Artist Jennifer Angus Wants You to See the Beauty of Bugs

The artist's solo show at the Bruce Museum features 5,000 recycled insect bodies.

An artwork by Jennifer Angus using various bug specimens is pictured at the Bruce Museum in Connecticut. Photo by Adam Schrader

Jennifer Angus uses her bare fingers to delicately remove a pin holding down the thorax of a large, green insect affixed to a foam board she had used to transport its body. She must be careful: the specimen has been used so many times that holes have appeared in its form. After removing the pin, she hammers the body to the gallery wall to begin forming a pattern.

“It’s about the negative space between the bodies” Angus said as she worked to install her new solo show at the Bruce Museum in Greenwich, Connecticut. The show, “Jennifer Angus: The Golden Hour,” (on view through September 8, 2024) reuses the bodies of around 5,000 bugs to comment on an impending human-made global catastrophe.

The show begins with an Alice in Wonderland-esque experience in which Angus plays with scale. She has made small model homes that are elevated on platforms and form a sort of “main street” leading to a small church. The intent is to make the viewers feel insect sized.

Along the walls are small display boxes, dioramas in which Angus has personified some of her insects. In the same room, she has placed some of her damaged specimens in jelly jars to create a kaleidoscopic stained-glass window. The orange walls and glow of the “stained glass” give the room a feeling of sunset, mirroring the name of the show.

Close-up of a person's hands using a small hammer to carefully position a large insect specimen on a red wall as part of an artistic display. Several other insect specimens are already mounted nearby.

Jennifer Angus holds an insect specimen that she prepares to nail to a wall at the Bruce Museum in Connecticut as part of an art installation. Photo by Adam Schrader

The titular “golden hour” references the warm glow of light that illuminates the sky as the last rays of sunlight begin to fade, Angus said in a statement. She proposes that human life is in its golden hour and draws comparisons to the Doomsday Clock, a symbol for the likelihood of a human-made global catastrophe caused by things like nuclear war or climate change.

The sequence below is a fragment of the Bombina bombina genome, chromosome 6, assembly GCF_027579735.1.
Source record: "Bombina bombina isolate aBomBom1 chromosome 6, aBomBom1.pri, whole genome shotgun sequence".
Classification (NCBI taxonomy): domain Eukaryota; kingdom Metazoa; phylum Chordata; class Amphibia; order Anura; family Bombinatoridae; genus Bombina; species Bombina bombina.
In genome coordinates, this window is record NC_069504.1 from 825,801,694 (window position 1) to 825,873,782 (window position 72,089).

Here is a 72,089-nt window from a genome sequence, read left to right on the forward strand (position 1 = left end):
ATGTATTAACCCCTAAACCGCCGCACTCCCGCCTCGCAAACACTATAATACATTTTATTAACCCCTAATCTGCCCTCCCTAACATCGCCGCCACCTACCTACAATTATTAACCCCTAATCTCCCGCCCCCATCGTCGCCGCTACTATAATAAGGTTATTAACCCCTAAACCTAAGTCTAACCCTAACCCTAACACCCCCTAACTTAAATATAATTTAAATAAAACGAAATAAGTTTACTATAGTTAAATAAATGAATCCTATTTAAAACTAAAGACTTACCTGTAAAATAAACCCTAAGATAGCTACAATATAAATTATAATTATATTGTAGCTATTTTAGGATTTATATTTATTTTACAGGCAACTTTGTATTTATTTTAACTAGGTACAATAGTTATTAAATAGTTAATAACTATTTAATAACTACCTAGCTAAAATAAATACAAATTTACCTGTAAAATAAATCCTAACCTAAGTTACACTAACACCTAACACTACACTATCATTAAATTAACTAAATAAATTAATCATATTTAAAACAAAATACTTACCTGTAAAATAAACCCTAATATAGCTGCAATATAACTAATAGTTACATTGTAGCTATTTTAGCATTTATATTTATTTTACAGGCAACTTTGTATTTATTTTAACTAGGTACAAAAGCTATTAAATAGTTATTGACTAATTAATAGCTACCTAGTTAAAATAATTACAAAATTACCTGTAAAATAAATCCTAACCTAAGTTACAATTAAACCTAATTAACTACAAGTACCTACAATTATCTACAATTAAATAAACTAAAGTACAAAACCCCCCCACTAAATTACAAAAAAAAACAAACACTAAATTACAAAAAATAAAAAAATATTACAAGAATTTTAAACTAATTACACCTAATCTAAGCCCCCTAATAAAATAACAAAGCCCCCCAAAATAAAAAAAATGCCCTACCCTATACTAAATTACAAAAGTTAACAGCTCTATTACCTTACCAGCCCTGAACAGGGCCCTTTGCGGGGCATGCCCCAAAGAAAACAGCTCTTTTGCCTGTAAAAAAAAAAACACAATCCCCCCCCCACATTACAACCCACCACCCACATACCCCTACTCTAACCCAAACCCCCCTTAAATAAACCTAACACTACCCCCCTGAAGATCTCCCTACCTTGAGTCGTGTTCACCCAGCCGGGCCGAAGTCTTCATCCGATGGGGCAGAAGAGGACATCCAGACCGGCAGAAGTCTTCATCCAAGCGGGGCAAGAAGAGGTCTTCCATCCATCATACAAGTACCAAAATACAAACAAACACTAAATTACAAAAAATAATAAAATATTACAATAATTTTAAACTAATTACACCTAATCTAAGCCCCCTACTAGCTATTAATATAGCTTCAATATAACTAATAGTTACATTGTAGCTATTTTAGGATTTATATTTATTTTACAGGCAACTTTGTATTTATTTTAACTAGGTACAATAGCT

“We are in the twilight of the world as we know it,” she said in a statement. “‘The Golden Hour’ is intended to highlight what we stand to lose if action is not taken to prevent climate change, preserve natural habitats, quell the use of insecticides and overall see nature as something to be protected as opposed to a commodity to be used.”

In the next room is Angus’s cabinet of curiosities, where the artist has removed drawers from an antique to create more dioramas using her bug specimens. In some, she mixed the fallen-off parts of different bug species to create characters like the Cicada Lady, who has a cicada head, a beeswax body, and grasshopper arms.

Close-up of a woman's hands carefully arranging a large insect specimen on a display board. She is wearing a blue apron and a white shirt, with only the lower half of her torso visible in the image.

A closeup shows the artist Jennifer Angus removing a pin from a bug she transported to be used in an exhibit at the Bruce Museum. Photo by Adam Schrader.

“She’s sort of a teacher, which I think is a reflection of me,” she said. The artist was inspired to anthropomorphize the bugs because of Beatrix Potter’s The Tale Of Two Bad Mice, in which she made these mice look “cute.”

During the installation, this room also included what Angus called her “bug hospital”—complete with an emergency room and an outpatient clinic. Specimens that suffered damage during transport or installation are taken there to be glued back together.

“We’ve trained the registrar here how to fix them. She’s now a certified bug surgeon,” Angus said. “We repair them if we have the pieces and we put the not-so-great specimens high up or low down and keep the best ones at eye level.”

The show does not contain informational text, Angus said, because she is “not a fan of didactic work.” But she said she hopes the message of her work is clear, or at the very least, that people go to her website and find out more information about the world of bugs.

A woman with curly hair pulled back, wearing a black shirt and earrings, is using a small hammer to carefully install an insect specimen on a red wall as part of an artistic display.

Lou Adams, a printmaker and former assistant to the artist Jennifer Adams, helps the latter install her artwork using bugs at the Bruce Museum in Connecticut. Photo by Adam Schrader

“Really, my hope is that anyone who comes to see the show will think about insects differently and not be so quick, most important of all, to get out that can of Raid,” she said.

Angus began working with bugs because she teaches textile design at the University of Wisconsin, Madison. About 20 years ago, she was researching textiles in northern Thailand and came upon a garment that was embellished with green metallic beetle wings.

“It makes total sense because these are mother nature’s sequins. They’re shiny, metallic green,” Angus said. So, she learned more about how bugs had been used by different cultures over time. For example, in the Victorian era, beetle wing embroidery used bug parts for high fashion. And in Southeast Asia, some cultures used them in headdresses.